Saturday, January 28, 2012

Quiet Moments with Shy Hilda at BARC Shelter

Hilda is an extremely shy kitty at BARC Shelter. Initially she was in a cage and had started to really come out of her shell, but a volunteer mistakenly thought it was ok to let her out of the cage. Then, since it was so impossible to catch her (not to mention she took became extremely bonded for a while with one of our resident cats who is loose in the shelter, Sly), it was decided to let her remain with the cats which are loose in the cat loft. This has suited her fine but it makes it more difficult to socialize with her, as she tends to run away when approached.

Recently she has enjoyed hanging out in the cat bed pictured above, so I decided to quietly approach her with a TTouch tool (in this case, I used a paintbrush) to see what would happen.

The cat bed is sitting on top of a mattress, so I sat on the mattress at a diagonal line several feet away from her, and, with my back to her and not staring at her, I moved closer til I was close enough to touch her with the paintbrush. Initially she hissed at me, but as I began to do some circular TTouches on her head, she began to relax. I kept it fairly short, gave her a break, then tried again.

Over the next sessions, she eventially stopped doing the initial hiss, and at times I was able to do some TTouches using my hand directly as well as doing touches and strokes with the paintbrush. I also at times was able to approach her when she was not sitting in the cat bed. And one day a new volunteer just sat down near her and was able to pet her! So all of this was really great progress.

Initially I was using a paintbrush with a rather stiff bristle. But when I was shopping for art supplies a couple of days ago, I came upon a really soft paintbrush, like a makeup brush with a long handle. I had a feeling this would be a great texture to try with Hilda.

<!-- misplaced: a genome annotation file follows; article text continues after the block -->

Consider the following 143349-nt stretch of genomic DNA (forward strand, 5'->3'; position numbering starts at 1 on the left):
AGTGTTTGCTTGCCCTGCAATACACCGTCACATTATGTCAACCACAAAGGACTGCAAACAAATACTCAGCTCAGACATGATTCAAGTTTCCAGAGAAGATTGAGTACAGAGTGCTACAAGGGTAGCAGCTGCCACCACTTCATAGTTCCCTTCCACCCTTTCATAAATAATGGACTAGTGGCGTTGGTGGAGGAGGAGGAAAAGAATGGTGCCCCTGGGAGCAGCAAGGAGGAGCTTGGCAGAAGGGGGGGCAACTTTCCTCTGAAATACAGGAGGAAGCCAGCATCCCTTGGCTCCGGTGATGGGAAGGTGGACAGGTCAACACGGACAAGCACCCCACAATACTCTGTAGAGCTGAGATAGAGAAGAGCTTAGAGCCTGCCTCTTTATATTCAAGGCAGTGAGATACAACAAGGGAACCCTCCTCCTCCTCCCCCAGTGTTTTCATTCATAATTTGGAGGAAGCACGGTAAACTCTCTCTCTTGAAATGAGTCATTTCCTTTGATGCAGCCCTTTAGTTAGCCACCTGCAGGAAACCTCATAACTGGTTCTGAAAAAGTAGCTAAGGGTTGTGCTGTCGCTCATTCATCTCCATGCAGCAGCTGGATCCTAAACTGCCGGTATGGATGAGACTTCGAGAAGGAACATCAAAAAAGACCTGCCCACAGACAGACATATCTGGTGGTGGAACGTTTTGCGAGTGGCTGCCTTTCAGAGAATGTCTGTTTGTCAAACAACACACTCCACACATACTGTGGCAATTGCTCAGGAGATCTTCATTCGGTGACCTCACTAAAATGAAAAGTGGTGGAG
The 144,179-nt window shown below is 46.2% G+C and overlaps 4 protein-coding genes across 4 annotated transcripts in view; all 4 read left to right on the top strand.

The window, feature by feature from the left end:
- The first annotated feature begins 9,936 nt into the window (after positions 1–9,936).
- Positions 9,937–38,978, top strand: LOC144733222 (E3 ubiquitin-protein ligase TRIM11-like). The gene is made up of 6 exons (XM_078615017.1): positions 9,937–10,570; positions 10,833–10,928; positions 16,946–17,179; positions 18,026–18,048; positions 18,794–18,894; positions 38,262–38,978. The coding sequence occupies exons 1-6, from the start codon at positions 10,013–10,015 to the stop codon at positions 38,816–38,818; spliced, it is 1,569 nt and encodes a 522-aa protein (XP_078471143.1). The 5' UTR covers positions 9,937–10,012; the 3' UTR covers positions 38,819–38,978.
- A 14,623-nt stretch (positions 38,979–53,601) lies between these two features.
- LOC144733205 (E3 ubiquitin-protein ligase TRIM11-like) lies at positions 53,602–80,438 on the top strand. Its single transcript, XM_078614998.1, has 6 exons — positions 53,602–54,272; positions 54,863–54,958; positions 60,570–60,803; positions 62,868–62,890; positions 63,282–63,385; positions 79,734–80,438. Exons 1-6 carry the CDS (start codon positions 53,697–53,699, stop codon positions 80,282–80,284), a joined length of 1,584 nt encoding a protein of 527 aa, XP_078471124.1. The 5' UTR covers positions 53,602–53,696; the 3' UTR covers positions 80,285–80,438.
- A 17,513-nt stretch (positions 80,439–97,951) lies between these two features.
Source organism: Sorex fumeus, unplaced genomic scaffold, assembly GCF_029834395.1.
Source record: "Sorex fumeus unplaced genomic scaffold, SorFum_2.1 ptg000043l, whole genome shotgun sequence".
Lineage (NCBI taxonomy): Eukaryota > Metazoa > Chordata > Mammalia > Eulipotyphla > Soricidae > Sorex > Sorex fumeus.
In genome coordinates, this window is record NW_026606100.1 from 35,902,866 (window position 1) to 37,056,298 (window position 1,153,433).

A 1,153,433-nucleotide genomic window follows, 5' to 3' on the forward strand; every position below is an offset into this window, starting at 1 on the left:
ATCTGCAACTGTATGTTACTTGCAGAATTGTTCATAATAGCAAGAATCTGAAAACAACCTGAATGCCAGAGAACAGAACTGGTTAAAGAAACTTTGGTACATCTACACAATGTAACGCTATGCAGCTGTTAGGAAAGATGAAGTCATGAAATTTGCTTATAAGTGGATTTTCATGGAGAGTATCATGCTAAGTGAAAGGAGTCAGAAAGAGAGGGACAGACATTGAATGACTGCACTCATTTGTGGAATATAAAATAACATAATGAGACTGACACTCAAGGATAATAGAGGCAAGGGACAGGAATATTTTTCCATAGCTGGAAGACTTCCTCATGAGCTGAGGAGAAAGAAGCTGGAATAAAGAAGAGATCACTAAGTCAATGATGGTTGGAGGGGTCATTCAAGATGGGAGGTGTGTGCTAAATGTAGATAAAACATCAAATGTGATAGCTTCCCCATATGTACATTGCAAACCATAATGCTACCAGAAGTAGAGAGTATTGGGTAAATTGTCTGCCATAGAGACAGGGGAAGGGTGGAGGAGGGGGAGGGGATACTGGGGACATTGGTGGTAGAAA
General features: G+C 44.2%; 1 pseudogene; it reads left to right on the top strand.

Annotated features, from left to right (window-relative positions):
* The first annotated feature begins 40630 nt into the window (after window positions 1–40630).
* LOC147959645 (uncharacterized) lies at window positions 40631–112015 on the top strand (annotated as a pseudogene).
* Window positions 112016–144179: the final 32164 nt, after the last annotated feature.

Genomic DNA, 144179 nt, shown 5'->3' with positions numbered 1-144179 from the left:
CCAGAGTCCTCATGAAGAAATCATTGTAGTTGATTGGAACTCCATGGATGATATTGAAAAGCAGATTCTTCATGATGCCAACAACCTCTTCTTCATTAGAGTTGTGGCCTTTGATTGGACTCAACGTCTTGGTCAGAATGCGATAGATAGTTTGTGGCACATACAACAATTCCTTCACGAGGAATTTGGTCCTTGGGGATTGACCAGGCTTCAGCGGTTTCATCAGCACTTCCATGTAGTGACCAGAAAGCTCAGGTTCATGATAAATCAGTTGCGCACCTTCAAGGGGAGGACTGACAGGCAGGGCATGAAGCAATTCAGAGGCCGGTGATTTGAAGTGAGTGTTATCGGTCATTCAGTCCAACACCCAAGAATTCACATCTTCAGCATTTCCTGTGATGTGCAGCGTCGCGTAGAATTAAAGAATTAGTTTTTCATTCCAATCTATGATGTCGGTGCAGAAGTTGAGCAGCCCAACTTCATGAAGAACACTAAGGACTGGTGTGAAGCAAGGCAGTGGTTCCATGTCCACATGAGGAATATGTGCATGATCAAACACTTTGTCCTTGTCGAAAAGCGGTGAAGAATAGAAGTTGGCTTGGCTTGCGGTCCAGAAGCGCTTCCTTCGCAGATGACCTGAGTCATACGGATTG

Sure enough, the soft texture was one she REALLY responded to, leaning into the brush and pushing against it, closing her eyes.

I did little circles and strokes with the brush, on the top of her head, the outside of her mouth, underneath her chin. Then I started to work in some strokes down the body. I did some TTouches directly with my hand as well, but since she was enjoying the soft brush so much, I mostly stayed with the brush. It was such a pleasure to see her truly relax, and for her to feel so comfortable connecting that way. I gave her several breaks, turning away from her for a few moments and then starting again. All the while I was doing this, I had my body position oriented sideways to her, which is a good position for working with cats, particularly very fearful ones. Facing them directly is usually way too intense for them and can be scary for them.

I still have to be very conscious of my energy and approach her very quietly, as if you approach her too fast, she will still run away, but I am sure over time she will become more and more comfortable connecting with people. Much love to you Hilda, and thank you for being so brave and open to trying something very different and new. See you soon......


  1. Informative and interesting -- thanks for sharing. I've been having better connections with Dr. T. by using the diagonal approach -- standing off-center while talking softly or gently wiggling a toy while T watches or sniffs at it. Yesterday, I walked past the cage and T approached me and sniffed at me -- I was honored!

  2. It really is best to approach shy cats, or any cat unfamiliar to you, with your body faced to the side rather than straight-on. What you describe as the "diagonal approach" sounds great! thanks for your wonderful energy and help at the shelter, Monika, much appreciated by the animals and the people!